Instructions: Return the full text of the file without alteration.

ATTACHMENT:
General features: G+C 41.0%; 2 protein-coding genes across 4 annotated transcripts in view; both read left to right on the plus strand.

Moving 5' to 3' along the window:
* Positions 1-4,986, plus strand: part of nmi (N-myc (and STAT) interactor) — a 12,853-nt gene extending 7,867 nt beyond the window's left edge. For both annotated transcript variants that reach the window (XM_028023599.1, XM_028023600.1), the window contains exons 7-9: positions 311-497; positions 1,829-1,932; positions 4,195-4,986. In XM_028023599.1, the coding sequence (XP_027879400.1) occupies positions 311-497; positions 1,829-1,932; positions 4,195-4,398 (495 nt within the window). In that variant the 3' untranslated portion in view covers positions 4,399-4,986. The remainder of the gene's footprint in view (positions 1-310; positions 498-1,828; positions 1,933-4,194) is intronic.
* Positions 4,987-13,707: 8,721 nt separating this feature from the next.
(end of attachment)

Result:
General features: G+C 41.0%; 2 protein-coding genes across 4 annotated transcripts in view; both read left to right on the plus strand.

Moving 5' to 3' along the window:
* Positions 1-4,986, plus strand: part of nmi (N-myc (and STAT) interactor) — a 12,853-nt gene extending 7,867 nt beyond the window's left edge. For both annotated transcript variants that reach the window (XM_028023599.1, XM_028023600.1), the window contains exons 7-9: positions 311-497; positions 1,829-1,932; positions 4,195-4,986. In XM_028023599.1, the coding sequence (XP_027879400.1) occupies positions 311-497; positions 1,829-1,932; positions 4,195-4,398 (495 nt within the window). In that variant the 3' untranslated portion in view covers positions 4,399-4,986. The remainder of the gene's footprint in view (positions 1-310; positions 498-1,828; positions 1,933-4,194) is intronic.
* Positions 4,987-13,707: 8,721 nt separating this feature from the next.